TEVAR safe, acceptable for type B aortic dissection
Thoracic endovascular aortic repair (TEVAR) is a feasible intervention for type B aortic dissection (type B AD) with an acceptable safety profile, a new meta-analysis reports.
Accessing the databases of PubMed, the Cochrane Library and Science-Direct, researchers retrieved 92 relevant studies, yielding a pooled cohort of 5,956 patients. The primary outcomes of the meta-analysis were in-hospital all-cause mortality and aorta-related mortality.
There were 262 cases of early mortality, all occurring within 30 days after TEVAR. The most common causes of death were aortic rupture (25.6 percent), retrograde type A aortic dissection (15.9 percent) and cardiac complications (15.3 percent).
The resulting pooled estimate for overall mortality was 7.0 percent (95 percent confidence interval [CI], 6.2–7.8). For aorta- or procedure-related mortality, the resulting estimate was 5.2 percent (95 percent CI, 4.4–6.0). In comparison, the pooled rates of stroke and spinal cord ischaemia were 4.2 percent (95 percent CI, 3.6–4.9) and 3.3 percent (95 percent CI, 2.8–3.9), respectively.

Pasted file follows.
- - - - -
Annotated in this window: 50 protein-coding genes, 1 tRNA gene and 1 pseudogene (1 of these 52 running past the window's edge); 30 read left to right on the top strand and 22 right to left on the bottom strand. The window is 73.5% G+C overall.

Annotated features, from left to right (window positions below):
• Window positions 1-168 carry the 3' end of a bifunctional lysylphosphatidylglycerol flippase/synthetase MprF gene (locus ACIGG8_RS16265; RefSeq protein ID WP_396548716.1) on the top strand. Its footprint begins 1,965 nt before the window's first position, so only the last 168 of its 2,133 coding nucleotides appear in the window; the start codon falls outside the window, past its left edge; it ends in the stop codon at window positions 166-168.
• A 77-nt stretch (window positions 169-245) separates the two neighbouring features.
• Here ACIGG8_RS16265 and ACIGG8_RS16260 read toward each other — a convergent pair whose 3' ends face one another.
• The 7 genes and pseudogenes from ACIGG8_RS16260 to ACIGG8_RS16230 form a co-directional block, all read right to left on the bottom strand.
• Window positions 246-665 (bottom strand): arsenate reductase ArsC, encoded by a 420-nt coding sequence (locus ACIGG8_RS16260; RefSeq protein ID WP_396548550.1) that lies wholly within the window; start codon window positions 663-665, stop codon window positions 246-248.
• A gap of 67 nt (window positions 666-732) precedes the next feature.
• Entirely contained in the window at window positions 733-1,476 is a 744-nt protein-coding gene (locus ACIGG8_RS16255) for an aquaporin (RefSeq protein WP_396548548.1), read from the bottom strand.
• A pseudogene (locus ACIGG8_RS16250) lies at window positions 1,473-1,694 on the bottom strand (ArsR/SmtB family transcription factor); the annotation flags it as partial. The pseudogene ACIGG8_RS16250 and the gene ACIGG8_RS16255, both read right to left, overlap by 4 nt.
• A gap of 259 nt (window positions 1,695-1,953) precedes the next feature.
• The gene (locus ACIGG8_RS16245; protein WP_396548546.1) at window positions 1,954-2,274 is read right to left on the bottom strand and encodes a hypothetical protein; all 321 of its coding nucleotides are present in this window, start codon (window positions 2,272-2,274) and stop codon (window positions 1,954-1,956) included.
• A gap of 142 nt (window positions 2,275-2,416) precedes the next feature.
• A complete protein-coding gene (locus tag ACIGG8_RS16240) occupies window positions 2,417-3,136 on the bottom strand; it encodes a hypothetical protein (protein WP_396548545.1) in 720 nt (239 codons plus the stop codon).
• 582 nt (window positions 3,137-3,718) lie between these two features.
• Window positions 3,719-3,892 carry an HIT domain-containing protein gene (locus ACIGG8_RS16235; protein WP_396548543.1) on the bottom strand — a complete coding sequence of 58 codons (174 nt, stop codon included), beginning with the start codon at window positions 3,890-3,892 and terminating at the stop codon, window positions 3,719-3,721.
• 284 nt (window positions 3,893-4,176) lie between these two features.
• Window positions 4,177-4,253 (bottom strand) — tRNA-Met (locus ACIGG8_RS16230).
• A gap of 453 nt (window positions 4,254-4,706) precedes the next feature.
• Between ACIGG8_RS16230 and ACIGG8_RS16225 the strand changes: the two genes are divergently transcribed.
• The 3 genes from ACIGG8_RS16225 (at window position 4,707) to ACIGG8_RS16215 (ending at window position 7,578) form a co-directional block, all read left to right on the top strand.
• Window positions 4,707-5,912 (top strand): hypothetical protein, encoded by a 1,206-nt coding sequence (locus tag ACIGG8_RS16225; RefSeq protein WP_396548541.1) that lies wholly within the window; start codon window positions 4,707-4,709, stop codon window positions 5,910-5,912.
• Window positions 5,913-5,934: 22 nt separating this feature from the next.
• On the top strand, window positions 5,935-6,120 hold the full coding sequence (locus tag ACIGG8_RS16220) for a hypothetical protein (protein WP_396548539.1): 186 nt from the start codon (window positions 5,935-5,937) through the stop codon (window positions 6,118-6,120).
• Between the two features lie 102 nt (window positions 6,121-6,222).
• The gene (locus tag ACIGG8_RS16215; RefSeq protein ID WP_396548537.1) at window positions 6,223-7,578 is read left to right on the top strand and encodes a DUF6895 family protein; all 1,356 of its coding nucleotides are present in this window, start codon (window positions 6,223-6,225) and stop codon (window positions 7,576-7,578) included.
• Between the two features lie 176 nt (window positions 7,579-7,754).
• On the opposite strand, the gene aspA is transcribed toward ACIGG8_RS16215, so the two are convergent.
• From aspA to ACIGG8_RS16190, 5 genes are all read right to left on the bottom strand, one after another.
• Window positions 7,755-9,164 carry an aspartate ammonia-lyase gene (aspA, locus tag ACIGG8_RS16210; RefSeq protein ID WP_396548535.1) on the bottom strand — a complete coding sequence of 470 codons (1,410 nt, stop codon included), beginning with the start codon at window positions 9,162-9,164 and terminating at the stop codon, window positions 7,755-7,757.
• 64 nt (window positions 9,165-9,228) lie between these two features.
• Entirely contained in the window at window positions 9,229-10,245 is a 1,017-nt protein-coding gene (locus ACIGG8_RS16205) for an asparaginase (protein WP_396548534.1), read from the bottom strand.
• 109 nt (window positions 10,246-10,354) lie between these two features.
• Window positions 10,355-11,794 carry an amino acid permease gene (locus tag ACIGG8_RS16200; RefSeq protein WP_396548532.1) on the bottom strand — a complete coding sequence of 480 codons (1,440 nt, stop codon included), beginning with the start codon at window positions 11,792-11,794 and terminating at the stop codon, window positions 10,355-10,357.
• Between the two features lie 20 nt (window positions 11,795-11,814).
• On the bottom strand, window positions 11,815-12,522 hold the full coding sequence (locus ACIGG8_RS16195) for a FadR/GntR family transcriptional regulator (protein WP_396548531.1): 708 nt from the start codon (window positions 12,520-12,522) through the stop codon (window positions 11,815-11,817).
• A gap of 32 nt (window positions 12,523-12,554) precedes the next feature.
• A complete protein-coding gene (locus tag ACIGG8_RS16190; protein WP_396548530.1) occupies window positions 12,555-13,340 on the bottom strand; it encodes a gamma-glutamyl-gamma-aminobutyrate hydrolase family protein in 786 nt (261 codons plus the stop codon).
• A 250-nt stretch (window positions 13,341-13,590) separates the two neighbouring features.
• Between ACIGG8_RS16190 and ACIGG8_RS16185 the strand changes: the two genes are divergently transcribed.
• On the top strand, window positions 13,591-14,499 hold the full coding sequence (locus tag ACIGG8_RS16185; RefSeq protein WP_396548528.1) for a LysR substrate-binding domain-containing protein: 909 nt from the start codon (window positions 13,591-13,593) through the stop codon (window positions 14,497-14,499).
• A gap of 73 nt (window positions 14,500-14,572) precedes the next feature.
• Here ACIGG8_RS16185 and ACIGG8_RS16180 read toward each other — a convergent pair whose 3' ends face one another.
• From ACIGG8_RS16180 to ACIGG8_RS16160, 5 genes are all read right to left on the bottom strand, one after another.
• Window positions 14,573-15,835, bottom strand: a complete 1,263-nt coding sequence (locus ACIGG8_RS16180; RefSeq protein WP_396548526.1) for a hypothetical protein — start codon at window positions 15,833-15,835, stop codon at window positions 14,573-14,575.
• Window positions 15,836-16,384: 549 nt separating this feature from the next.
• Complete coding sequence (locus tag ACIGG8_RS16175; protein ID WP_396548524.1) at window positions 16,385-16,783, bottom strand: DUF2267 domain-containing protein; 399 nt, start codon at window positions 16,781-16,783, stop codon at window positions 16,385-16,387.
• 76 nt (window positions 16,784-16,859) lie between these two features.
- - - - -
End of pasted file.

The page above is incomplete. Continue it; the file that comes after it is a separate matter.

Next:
Thirty-three studies, with a pooled sample of 1,924 patients, were available for the assessment of early- and mid-term TEVAR outcomes. These showed that institutions with endovascular treatment case loads of at least 40 performed the intervention better and had lower rates of in-hospital and aorta-related mortality.
“TEVAR has gained popularity during the past two decades as a less invasive procedure with promising results. However, current optimal treatment of Stanford type B AD, especially for uncomplicated cases, remains controversial,” said researchers. The present study showed that such an intervention may be feasible.